Allan Nash was a huge influence on Norm’s umpiring but, more than that, they were the best of friends away from umpiring having known each other since age 17.  Norm, Allan, Jack Kiernan and their respective families were very close friends spending much time away from umpiring together both during and after their on-field careers.  Allan also recommended to Jack Hamilton that Norm take his place on the tribunal when he moved to Queensland. Norm hung up the whistle after the Horsham and District Grand Final, which completed his 1962 season.  Immediately, he took the opportunity to join the VFL Reserve Grade Umpires’ Appointment Board and was initially responsible for training the umpires on that list. Training was at Albert Park Oval twice a week during the season and he also organised a pre-season training camp for twenty or so umpires at Percy Cerutty’s facility at Portsea for a number of years in the mid-sixties.

As a member of the Board Norm influenced and directed the careers of hundreds of young umpires.

One particularly significant time was appointing the replacement umpires from the VFL Reserve Grade panel when the senior umpires resigned in 1981.  It involved recasting many appointments and contacting many umpires to give them late notice of a change of game.  Norm, Frank Leverett and Doug Lamb only received notice that their umpires would be required on the Friday night, but their experience saw the job done and they had the satisfaction of watching their umpires perform creditably the following day.

That same year, the three men also received a Gold Medallion for service to the VFL an award that grants almost the same privileges as Life Membership.  The medallions were always honoured and Norm was an exceptionally proud recipient.  It complemented his Life Memberships of the VFL Reserve Grade, the VFL Reserve Grade Umpires’ Association,  and the VFLUA.

The Reserve Grade Appointment Board was wound up in 1982, thus ending twenty years of service for Norm.  But, straight away, another door opened and, following Allan Nash’s recommendation, he moved onto the VFL, and later AFL, Independent Tribunal for 13 years.

Thelma had always been supportive of his football endeavours, but in his first case, heard with Jack Gaffney and Don Hammond, Richmond player Graeme Landy was suspended for two weeks.  Thelma had heard the result on the radio and, when Norm got home, his electric blanket had been turned off and he got the cold shoulder.  He also got the message – “Go easy on Richmond players”.

One incident which has affected modern football occurred during Norm’s time at the tribunal –he sat on the first trial by video charge. It was held at the Channel Seven boardroom.  Jack Hamilton laid four charges for eye gouging in a pack.  Once the QCs and Tribunal Members had confirmed that the VFL Constitution allowed the Chairman of the VFL the power to lay charges, two were suspended, one reprimanded, one found not guilty and the era of the video tribunal had begun.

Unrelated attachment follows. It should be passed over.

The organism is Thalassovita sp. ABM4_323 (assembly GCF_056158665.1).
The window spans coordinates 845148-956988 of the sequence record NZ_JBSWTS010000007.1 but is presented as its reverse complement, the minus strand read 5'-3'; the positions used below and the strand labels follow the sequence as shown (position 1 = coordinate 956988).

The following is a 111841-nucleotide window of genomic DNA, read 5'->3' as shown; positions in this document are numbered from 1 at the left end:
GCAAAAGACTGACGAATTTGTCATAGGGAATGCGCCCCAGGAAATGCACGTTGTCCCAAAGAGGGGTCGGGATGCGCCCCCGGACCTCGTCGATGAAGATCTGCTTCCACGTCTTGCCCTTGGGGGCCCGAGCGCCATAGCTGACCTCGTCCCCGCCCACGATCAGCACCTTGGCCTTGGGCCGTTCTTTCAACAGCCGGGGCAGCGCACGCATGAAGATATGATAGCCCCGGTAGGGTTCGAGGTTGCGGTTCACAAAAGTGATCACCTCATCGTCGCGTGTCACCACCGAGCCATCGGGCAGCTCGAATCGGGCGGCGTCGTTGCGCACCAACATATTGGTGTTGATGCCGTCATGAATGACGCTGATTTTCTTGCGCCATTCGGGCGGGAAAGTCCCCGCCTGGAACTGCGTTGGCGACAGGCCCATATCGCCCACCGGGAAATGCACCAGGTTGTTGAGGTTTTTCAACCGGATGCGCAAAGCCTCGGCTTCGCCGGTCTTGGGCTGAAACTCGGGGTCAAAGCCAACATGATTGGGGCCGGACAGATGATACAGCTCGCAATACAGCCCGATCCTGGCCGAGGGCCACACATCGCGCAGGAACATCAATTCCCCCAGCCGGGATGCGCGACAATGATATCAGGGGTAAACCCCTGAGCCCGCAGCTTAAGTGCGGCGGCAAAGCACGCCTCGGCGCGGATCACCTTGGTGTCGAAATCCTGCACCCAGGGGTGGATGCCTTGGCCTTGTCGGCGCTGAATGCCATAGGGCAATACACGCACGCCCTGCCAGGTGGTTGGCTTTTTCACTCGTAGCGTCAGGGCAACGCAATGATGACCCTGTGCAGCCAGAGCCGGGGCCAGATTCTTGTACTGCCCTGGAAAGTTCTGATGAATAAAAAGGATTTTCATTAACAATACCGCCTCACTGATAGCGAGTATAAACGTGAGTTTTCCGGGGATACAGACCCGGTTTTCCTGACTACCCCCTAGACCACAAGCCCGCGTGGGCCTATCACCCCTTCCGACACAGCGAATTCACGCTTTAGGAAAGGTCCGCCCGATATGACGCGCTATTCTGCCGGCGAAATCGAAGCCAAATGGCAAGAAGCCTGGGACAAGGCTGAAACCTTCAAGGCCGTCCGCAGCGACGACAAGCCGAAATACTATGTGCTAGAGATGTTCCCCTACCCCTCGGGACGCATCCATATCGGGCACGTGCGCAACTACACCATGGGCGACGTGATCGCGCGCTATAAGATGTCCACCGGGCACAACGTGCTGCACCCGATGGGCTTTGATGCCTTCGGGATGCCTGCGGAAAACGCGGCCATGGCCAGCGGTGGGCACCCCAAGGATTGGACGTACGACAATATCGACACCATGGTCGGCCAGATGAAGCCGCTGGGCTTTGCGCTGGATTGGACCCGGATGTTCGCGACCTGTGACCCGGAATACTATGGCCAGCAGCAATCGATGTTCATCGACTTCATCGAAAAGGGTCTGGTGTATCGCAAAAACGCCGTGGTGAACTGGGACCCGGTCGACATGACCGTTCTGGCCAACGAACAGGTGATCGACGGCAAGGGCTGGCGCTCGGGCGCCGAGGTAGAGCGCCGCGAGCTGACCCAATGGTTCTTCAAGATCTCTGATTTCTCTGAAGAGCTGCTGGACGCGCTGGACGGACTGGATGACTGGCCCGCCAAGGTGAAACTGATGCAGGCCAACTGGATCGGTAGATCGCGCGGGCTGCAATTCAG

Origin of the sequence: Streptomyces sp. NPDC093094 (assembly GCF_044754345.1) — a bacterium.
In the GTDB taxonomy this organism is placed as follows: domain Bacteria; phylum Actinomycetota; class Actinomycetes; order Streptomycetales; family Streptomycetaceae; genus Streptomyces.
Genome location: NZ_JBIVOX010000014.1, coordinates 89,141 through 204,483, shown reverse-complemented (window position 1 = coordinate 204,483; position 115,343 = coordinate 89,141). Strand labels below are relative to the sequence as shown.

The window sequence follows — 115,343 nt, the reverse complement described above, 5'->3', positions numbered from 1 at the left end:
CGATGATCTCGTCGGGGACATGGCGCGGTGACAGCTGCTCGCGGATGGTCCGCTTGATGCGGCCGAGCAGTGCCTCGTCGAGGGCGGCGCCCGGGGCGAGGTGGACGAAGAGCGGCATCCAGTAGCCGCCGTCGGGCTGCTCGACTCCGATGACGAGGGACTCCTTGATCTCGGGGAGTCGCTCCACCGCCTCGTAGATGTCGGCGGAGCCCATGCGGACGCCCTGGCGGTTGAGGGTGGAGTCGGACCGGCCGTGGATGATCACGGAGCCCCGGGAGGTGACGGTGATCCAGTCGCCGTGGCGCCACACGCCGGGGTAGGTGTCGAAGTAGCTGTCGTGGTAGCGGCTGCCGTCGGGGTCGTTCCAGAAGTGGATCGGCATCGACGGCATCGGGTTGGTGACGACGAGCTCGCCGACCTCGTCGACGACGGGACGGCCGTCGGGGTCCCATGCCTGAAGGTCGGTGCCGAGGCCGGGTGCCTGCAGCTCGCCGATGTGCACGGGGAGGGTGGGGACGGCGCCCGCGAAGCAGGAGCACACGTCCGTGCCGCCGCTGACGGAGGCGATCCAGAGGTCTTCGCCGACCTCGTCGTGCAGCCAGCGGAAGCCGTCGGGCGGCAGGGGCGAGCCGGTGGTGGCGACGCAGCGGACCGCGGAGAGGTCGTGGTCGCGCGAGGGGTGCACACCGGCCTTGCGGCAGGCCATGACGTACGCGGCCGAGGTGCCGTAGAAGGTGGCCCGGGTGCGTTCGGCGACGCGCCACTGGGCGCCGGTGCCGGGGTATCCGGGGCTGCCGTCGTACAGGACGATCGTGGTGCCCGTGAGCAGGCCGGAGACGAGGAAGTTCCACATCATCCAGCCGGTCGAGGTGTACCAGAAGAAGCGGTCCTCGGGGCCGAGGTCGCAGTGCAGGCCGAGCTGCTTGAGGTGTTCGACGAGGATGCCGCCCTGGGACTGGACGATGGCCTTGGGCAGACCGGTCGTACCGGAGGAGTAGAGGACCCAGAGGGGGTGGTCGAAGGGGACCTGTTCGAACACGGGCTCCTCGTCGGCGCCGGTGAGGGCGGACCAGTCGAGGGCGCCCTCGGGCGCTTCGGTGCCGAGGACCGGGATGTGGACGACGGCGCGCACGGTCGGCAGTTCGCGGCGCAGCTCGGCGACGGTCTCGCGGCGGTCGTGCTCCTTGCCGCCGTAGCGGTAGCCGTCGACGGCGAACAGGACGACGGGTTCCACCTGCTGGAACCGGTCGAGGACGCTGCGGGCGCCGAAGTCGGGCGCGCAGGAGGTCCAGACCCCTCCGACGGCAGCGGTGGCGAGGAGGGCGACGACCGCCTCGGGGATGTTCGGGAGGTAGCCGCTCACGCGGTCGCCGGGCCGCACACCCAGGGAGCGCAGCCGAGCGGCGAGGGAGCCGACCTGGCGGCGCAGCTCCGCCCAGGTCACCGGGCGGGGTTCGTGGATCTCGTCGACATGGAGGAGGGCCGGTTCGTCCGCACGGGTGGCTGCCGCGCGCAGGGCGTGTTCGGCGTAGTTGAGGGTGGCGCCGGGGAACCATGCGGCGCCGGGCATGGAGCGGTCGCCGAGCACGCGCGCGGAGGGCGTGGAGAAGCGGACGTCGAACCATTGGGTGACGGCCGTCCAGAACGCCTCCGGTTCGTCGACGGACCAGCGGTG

Norm retired from the tribunal after thirteen years of hearing cases and listening to testimony both serious and comical from tribunal regulars David Rhys-Jones and  Tony Lockett amongst others.

Involvement with football in different capacities made for many lessons in life.  Norm always felt that umpiring was a major factor in giving him the confidence to take on the many and varied roles he has filled over the years: in his business life as a sales manager, speaking at Probus Clubs, on the AFL Tribunal, as an area co-ordinator of Neighbourhood Watch, being involved with Heatbeat Cabrini as Vice-President and as their delegate to Heartbeat Victoria.

While umpiring, Norm was also involved with VFLUA affairs.  As Social Secretary from 1955 to 1957, he and his committee faced a large task, with events in a single year including dinner on Grand Final eve, a Grand Final Dinner Dance the following night, a mid-season ball, picnic at Christmas, end of season visits from the SANFLUA, smoke nights and other smaller functions.  He also served on the Executive Committee in 1958 and 1959.

Generations of umpires came under the eye and auspices of ‘the Baron’.  He was hard but fair – a straight up and down the line man who didn’t play favourites.  Nor did he suffer fools lightly.  But, because of this approach, those umpires who came under his influence respected him highly – and genuinely liked him.  And those who promoted  onto the VFL Senior List knew that they were of the highest calibre because they had been judged by one who did not give that reward lightly or undeservedly.

Football has lost a great servant, coach and mentor who will be very sadly  missed.

Norm Price passed away suddenly on 22 September 2006.